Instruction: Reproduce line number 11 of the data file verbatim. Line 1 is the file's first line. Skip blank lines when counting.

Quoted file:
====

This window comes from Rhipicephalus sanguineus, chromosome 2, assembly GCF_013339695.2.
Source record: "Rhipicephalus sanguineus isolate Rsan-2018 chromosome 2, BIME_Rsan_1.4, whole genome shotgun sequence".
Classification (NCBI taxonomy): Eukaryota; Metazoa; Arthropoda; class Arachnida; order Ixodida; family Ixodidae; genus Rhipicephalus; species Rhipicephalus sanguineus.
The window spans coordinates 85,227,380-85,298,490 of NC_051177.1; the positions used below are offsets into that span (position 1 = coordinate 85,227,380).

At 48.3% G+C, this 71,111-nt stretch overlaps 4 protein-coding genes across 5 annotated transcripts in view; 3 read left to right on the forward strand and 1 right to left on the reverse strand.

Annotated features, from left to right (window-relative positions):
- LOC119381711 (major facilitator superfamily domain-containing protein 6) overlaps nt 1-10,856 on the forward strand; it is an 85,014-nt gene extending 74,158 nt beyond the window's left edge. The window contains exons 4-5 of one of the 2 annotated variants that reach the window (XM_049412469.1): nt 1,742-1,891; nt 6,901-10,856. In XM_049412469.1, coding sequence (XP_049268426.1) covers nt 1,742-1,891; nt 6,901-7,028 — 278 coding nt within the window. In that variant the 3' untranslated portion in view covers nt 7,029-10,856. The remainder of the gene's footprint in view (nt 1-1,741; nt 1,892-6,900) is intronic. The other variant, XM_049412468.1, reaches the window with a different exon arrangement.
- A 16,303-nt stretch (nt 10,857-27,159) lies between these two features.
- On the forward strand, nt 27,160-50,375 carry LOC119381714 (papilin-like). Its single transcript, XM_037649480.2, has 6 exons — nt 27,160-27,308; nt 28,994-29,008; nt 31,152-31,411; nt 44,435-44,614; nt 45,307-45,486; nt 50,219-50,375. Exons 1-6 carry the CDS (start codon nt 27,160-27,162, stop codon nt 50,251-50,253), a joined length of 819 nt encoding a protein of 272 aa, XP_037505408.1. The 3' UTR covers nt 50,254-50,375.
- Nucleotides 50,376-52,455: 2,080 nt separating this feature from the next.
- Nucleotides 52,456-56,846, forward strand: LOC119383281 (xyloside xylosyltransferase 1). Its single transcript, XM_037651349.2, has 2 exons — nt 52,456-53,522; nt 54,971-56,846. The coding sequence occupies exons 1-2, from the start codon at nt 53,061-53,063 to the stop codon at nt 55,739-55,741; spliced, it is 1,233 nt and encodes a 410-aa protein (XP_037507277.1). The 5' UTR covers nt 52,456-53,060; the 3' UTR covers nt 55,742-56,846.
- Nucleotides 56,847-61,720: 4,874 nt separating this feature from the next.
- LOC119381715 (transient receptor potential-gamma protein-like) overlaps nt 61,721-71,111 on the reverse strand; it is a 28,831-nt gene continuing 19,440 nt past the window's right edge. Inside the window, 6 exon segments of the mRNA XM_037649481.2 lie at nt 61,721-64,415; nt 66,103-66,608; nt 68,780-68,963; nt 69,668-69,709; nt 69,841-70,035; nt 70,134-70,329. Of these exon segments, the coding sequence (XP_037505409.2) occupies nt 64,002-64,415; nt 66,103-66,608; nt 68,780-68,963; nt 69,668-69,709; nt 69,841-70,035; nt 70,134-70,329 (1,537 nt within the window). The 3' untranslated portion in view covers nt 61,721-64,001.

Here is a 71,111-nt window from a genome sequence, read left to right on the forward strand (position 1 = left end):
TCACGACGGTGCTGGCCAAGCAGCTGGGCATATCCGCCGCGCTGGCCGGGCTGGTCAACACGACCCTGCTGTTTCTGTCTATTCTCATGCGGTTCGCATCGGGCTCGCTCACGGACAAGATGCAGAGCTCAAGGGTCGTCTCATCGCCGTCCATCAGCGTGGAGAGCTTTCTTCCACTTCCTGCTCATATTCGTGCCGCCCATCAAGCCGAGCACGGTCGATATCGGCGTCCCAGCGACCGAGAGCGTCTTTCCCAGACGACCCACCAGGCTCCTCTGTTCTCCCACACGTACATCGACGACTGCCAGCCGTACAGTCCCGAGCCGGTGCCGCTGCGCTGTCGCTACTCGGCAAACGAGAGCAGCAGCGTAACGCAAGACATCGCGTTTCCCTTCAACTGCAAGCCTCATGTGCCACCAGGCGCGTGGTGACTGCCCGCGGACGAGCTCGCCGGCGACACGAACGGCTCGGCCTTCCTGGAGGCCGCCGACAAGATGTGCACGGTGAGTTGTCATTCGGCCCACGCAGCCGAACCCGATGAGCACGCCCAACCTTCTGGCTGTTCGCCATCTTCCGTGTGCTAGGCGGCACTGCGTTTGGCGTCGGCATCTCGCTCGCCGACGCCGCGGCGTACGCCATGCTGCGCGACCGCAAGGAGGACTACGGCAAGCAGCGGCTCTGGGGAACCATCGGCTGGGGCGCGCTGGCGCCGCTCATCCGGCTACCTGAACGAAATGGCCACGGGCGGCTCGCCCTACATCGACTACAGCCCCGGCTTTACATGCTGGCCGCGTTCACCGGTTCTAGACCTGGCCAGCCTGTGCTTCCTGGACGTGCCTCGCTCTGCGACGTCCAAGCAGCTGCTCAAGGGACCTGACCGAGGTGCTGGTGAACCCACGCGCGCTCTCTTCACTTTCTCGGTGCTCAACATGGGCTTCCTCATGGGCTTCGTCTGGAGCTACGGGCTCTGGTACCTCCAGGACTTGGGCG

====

- Nucleotides 52,456-56,846, forward strand: LOC119383281 (xyloside xylosyltransferase 1). Its single transcript, XM_037651349.2, has 2 exons — nt 52,456-53,522; nt 54,971-56,846. The coding sequence occupies exons 1-2, from the start codon at nt 53,061-53,063 to the stop codon at nt 55,739-55,741; spliced, it is 1,233 nt and encodes a 410-aa protein (XP_037507277.1). The 5' UTR covers nt 52,456-53,060; the 3' UTR covers nt 55,742-56,846.